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Key findings

Study: Iraq, Afghanistan Veterans at increased risk of respiratory illness

August 26, 2014

U.S. Navy Petty Officer 2nd Class Eric Clark, a Seabee attached to Naval Mobile Construction Battalion 5, is caught in a sandstorm at Camp Leatherneck, Afghanistan, in May 2010. (Photo by PO2 Ace Rheaume/USN)

U.S. Navy Petty Officer 2nd Class Eric Clark, a Seabee attached to Naval Mobile Construction Battalion 5, is caught in a sandstorm at Camp Leatherneck, Afghanistan, in May 2010. (Photo by PO2 Ace Rheaume/USN)

Military personnel who served in Iraq and Afghanistan are at an increased risk of developing respiratory illnesses, compared with non-deployed troops, according to a study involving more than 768,000 Veterans. The findings show that 6 percent of Veterans who served in Iraq or Afghanistan and received VA care between 2002 and 2011 met criteria for one or more chronic pulmonary conditions, such as asthma, bronchitis, or emphysema. Another 10.5 percent met the criteria for chronic wheezing or coughing. There was an increase in the rates of illness over the 10-year period examined by the researchers.

Similar findings, drawn from the Millennium Cohort Study, the largest health care database in military history, showed that 14 percent of military personnel who deployed reported chronic respiratory problems, compared with 10 percent among those who did not deploy.

"We started looking at this because of reports from Veterans who had been to Iraq and Afghanistan," says Dr. Mary Joe Pugh, a research scientist at the South Texas Veterans Health Care System. "It was quite surprising, the extent [with which] there were symptoms. We saw a lot of asthma or chronic obstructive pulmonary disease."

Researchers cautious about link to burn pits

While Pugh is aware of the controversy surrounding the use of burn pits at U.S. military bases in Iraq and Afghanistan, she is cautious about linking them to the respiratory issues these Veterans are facing. "The only way to get the cause is to identify symptoms in patients and then find out their exposures to burn pits. That's how you prove causality, and so far we haven't done that," she says.

Among Pugh's findings, which she presented in August at the 2014 Military Health Systems Research Symposium in Fort Lauderdale, Fla., were that those who served in Iraq or Afghanistan more recently may be at a greater risk than those who served earlier in the conflicts. Why that is remains unclear.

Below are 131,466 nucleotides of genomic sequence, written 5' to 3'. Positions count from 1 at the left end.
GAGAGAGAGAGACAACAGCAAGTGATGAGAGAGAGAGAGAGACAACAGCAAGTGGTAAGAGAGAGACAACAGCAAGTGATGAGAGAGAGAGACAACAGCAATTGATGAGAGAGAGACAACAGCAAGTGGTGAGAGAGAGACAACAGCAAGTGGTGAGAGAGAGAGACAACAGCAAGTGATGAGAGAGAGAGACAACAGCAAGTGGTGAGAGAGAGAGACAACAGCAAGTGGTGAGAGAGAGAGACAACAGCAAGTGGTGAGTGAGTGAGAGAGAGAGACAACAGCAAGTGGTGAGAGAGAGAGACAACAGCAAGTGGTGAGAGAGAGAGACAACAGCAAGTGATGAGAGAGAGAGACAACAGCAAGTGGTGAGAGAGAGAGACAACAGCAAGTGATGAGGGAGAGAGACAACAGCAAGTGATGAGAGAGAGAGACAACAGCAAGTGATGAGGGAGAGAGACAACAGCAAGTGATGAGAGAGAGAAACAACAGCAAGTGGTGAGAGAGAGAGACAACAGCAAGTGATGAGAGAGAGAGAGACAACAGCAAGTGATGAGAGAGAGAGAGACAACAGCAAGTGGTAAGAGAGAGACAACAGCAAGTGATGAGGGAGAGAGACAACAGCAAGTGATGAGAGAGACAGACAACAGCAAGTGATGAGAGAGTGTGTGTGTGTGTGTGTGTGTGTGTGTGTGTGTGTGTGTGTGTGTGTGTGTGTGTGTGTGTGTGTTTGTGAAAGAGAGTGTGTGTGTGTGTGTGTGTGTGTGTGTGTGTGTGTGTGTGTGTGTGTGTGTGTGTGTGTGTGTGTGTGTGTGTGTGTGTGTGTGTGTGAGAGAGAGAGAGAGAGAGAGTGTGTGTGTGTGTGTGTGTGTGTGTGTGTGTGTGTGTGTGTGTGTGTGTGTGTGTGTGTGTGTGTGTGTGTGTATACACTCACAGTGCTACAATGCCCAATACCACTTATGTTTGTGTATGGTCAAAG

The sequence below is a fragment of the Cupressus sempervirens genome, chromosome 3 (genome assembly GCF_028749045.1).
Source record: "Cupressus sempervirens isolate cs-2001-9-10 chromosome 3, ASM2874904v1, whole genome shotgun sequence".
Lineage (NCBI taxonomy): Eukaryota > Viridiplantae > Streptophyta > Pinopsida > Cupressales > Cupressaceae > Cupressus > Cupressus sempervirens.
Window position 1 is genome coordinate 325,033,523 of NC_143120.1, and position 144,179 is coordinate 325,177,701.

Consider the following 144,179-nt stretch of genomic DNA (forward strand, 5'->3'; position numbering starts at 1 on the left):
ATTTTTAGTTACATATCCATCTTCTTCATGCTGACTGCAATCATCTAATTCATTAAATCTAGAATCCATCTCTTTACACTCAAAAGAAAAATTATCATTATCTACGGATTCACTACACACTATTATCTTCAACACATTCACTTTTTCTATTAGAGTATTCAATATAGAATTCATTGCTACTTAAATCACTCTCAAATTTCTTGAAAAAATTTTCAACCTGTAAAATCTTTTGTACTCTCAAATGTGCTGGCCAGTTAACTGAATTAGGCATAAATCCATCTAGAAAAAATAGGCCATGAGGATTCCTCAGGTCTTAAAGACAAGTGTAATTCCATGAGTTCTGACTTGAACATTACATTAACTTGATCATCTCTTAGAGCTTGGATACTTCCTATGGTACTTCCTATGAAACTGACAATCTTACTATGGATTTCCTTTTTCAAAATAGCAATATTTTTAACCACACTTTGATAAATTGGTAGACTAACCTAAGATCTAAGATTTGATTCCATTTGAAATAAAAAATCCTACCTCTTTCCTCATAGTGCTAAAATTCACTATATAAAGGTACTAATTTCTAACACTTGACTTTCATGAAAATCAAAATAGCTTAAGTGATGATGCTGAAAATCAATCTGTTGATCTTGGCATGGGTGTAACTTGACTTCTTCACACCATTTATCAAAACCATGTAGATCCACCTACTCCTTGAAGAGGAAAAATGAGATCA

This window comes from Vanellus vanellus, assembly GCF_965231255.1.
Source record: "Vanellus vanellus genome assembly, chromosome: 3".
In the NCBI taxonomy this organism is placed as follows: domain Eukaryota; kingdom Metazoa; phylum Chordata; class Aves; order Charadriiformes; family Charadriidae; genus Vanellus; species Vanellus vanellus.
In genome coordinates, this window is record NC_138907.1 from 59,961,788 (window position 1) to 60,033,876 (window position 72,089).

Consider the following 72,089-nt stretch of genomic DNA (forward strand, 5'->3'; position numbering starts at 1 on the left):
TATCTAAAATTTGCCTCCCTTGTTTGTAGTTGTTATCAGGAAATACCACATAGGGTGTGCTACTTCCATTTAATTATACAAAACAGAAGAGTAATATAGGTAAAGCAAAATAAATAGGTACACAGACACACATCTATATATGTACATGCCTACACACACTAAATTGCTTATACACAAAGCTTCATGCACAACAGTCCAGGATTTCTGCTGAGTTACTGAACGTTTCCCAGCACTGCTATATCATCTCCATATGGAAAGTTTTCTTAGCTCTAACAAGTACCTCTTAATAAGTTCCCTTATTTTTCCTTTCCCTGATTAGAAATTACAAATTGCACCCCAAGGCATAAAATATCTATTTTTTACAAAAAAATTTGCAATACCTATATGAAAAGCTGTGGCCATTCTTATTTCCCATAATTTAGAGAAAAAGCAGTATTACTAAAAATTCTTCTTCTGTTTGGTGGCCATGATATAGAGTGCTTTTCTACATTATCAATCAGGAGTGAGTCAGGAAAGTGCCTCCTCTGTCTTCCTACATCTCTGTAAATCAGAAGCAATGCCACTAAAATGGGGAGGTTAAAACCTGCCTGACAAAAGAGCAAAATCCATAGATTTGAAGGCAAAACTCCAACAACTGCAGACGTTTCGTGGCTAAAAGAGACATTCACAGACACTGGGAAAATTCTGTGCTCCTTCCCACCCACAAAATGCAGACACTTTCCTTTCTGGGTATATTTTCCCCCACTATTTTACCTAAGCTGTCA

Deployments to Iraq and Afghanistan have involved regular exposure to potentially dangerous particles in dust and sand, as well as inhalation of chemicals in fuel and exhaust.

What's more, according to Pugh, many Veterans either begin smoking cigarettes during a deployment or resume smoking after previously having quit. "Those with respiratory symptoms, asthma, and COPD were also more likely to smoke," says Pugh. "We need to carefully evaluate the role of smoking as well."

The importance of screening

What is clear, according to Pugh, is that Veterans suffering the symptoms of respiratory illness should seek treatment.

"We know pretty well that individuals treated with medications tend to do better long-term and have less progression to severe lung disease," says Pugh, who advocates for continued VA and Department of Defense research to identify the specific causes of these illnesses.

"We should do pulmonary screening for Veterans having these symptoms. If I'm a Veteran and I have a cough that won't go away, I would ask to get a pulmonary functions test. Finding these problems early can alter the entire disease trajectory."

Pugh's findings follow a 2011 Institute of Medicine report that found limited but suggestive evidence of a link between exposure to burn pits and reduced lung function. That report, found here, focused on lung function rather than respiratory disease.

A 2012 study by VA and DoD researchers with the Millennium Cohort Study found little evidence of increased respiratory risk for those who had served close to burn pits in Iraq, but the issue continues to be studied.

To find out more about respiratory illness associated with serving in Iraq or Afghanistan, or to enroll in the Airborne Hazards and Open Burn Pit Registry, go to

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Any health information on this website is strictly for informational purposes and is not intended as medical advice. It should not be used to diagnose or treat any condition.